I never that thought that I would be given the opportunity to participate in the 17-day International Air Cadet Exchange (IACE) Program.
Of the 2,000 cadets who apply each year, only 38 are selected to visit a foreign country; that’s a 1.9% acceptance rate. I have spent eight years in the Civil Air Patrol, learning about leadership, aerospace, character development, Air Force customs and courtesies. It was eight years of dedication and work, goal planning and looking for the next step, pushing myself and learning what I could do, getting the highest promotion I could, before I felt ready to apply for IACE.
The Civil Air Patrol is the Auxiliary of the United States Air Force, and focuses on three missions: Emergency Services, Cadet Programs (youth development), and aerospace education. Other nations have their own cadet aerospace programs, which are intended to educate and inspire youth to pursue aerospace careers. Through the International Air Cadet Exchange, youth from up to 18 different countries come together to further cultural exchange, foster international goodwill, and learn about their host country and that countries aerospace industry.
We learned about and visited each of the major players in the Dutch aerospace industry such as: The Dutch Royal Airlines (KLM), National Aerospace Research Laboratory (NLR), European Space Research and Technology Center (ESA-ESTEC), Airbus, and the Royal Netherlands Air Force. Some of the neat things we did there were: flying the KLM 747 and A330 training simulators, learning about how the ESA-ESTEC thinks moon bases should be built, and seeing how the NLR was experimenting with ATC flight routing to reduce noise complaints and increase fuel efficiency.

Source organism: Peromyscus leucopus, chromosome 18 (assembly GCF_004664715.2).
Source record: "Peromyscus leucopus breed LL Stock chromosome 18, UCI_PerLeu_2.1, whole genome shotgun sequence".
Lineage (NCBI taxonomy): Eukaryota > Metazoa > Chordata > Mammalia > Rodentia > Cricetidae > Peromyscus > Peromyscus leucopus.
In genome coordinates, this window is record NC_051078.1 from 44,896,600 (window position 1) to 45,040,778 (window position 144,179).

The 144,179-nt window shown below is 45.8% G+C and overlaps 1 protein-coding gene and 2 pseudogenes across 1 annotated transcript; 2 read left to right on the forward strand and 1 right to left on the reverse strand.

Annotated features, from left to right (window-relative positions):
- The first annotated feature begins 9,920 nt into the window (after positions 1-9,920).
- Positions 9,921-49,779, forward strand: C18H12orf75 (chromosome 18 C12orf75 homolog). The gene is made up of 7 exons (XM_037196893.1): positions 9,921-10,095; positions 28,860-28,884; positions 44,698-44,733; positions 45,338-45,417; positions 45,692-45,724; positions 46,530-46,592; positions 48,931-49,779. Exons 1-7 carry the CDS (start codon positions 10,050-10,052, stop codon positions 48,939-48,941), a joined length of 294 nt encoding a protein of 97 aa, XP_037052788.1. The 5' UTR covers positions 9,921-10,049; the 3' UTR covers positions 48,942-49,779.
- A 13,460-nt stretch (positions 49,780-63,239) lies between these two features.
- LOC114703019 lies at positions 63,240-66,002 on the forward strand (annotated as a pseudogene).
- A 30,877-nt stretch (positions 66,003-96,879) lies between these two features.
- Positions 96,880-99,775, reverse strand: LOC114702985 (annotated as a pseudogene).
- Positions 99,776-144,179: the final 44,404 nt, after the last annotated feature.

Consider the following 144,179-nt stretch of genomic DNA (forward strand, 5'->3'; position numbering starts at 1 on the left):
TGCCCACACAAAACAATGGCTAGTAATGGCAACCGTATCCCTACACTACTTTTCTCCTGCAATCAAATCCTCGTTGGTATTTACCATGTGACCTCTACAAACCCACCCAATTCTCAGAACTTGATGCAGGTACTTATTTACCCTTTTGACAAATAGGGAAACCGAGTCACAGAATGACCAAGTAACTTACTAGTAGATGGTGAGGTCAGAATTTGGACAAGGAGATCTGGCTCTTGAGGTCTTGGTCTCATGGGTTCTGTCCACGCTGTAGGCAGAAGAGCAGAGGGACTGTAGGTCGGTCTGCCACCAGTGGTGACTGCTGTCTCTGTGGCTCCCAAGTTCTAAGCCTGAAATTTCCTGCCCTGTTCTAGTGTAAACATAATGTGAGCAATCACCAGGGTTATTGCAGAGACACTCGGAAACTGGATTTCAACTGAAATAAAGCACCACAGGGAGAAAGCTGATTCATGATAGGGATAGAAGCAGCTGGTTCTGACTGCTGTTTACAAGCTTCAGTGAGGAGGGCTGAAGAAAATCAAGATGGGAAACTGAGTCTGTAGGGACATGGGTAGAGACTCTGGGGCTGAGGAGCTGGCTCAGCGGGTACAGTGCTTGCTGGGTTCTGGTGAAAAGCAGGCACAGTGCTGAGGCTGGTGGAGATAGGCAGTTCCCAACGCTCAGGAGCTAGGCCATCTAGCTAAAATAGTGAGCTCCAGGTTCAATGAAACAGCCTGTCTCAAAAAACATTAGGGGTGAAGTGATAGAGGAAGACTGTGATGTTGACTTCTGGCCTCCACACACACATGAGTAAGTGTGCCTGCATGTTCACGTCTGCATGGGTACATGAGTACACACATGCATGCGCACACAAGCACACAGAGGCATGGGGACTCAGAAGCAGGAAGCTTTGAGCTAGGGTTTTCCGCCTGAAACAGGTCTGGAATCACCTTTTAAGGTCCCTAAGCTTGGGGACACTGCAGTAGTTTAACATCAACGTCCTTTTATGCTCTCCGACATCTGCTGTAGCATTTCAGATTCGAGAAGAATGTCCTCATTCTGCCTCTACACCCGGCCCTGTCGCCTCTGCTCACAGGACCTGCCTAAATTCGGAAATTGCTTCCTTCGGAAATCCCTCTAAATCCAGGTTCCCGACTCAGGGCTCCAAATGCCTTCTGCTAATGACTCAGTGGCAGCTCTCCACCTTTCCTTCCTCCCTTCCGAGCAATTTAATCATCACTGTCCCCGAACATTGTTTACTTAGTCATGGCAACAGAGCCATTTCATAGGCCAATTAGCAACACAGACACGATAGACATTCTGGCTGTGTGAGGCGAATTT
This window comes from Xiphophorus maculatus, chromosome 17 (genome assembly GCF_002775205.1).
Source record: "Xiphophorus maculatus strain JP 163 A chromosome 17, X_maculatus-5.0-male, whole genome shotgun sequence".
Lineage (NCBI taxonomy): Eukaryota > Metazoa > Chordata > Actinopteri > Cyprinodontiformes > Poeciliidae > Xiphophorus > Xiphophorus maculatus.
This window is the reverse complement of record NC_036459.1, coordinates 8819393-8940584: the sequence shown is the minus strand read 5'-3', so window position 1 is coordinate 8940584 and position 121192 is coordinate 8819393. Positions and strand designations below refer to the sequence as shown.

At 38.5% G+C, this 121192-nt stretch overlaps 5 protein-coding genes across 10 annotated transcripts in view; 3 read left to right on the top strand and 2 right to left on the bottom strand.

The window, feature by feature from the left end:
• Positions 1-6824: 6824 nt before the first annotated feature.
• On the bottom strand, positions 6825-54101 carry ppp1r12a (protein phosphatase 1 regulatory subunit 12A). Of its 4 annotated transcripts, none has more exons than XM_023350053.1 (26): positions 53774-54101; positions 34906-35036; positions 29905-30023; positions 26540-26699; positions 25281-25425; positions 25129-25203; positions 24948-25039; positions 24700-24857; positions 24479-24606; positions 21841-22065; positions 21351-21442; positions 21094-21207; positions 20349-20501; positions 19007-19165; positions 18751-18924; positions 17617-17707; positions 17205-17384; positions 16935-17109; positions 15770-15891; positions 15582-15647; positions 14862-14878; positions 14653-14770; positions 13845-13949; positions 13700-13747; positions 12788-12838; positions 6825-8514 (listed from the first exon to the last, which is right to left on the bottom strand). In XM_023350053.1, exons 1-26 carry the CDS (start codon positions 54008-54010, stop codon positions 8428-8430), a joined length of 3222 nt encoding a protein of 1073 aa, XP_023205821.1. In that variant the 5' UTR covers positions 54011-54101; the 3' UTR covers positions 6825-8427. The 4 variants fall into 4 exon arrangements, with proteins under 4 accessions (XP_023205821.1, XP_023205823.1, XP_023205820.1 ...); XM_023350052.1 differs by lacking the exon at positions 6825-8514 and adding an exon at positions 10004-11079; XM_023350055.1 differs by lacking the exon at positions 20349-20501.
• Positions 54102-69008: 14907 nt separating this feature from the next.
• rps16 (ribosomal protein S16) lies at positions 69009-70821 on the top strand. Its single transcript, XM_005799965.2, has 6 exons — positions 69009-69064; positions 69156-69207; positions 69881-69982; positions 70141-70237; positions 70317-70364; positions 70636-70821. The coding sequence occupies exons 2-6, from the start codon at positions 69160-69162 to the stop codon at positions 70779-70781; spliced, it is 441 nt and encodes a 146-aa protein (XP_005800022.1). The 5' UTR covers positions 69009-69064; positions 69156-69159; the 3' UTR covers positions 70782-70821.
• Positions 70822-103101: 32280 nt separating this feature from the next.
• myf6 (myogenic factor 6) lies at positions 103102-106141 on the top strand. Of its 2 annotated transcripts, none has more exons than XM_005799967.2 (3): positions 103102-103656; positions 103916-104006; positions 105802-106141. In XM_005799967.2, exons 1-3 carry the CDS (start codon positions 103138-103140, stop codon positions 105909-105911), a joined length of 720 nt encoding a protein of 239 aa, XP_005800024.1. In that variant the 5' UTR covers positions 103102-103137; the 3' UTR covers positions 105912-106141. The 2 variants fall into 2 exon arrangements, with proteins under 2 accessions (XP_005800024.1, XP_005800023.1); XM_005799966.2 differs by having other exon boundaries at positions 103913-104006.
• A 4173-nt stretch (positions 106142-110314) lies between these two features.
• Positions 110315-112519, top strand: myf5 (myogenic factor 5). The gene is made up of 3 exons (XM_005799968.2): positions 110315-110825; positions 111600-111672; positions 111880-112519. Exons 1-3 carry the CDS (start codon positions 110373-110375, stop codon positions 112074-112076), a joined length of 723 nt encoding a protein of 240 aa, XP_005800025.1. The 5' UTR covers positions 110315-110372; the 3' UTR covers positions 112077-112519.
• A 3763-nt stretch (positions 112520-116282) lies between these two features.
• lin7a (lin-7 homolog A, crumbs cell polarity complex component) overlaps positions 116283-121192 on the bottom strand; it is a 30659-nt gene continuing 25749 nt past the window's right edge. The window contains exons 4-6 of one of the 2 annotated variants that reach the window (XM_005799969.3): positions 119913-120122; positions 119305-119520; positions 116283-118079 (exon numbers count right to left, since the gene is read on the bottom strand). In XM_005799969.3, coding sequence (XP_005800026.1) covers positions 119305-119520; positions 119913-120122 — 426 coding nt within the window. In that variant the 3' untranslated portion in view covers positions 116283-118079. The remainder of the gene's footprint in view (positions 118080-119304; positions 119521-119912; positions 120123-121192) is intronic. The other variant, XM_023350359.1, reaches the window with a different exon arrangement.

There were cadets from Canada, Australia, South Korea, Hong Kong, Switzerland, Germany, France, the United Kingdom, and of course, the United States. Even though we all had different backgrounds, we were all united through aerospace. Five of us were pilots, two wanted to serve in their air force, six wanted to be career pilots, one had an internship at Airbus as a mechanic, and one wanted to be an air traffic controller, not bad for 16 people under the age of 21.
Throughout our stay, we constantly exchanged cultural insights, from Korean ramen to French music, and Australian Vegemite to the Backstreet Boys. I also found it very interesting to get different perspectives on the world, asking Hong Kongese how they felt regarding the current protests, and the British how they felt about Brexit. Personal stories and perspectives mean a lot more than highly generalized news report. The experience is something that I will always value.
Even though our program was focused on aerospace, we had our fair share of classic Dutch culture. We learned about how the Dutch deal with water, considering that 23% of their country is under sea-level. We ate raw herring, a meal that allowed the Dutch navy to sail farther than the competition before refrigeration, and, of course, seeing classic art from Van Gogh, Rembrandt, and Vermeer.
The International Air Cadet Exchange is not like taking a family trip to Europe. The Dutch hosts intend to show the best of the aerospace industry as well as the culture of The Netherlands. We talked with Joba van den Berg, a sitting member of Dutch Parliament, and had behind-the-scene tours on Dutch military bases that ranged from a lab that specialized in increasing the ability of the human body, to bases operating modern military hardware.
Through the IACE program, I learned the value of different perspectives and the power of diverse thought, the importance of international cooperation, and that even though we are all coming from different countries and continents, that we are all closer than we think.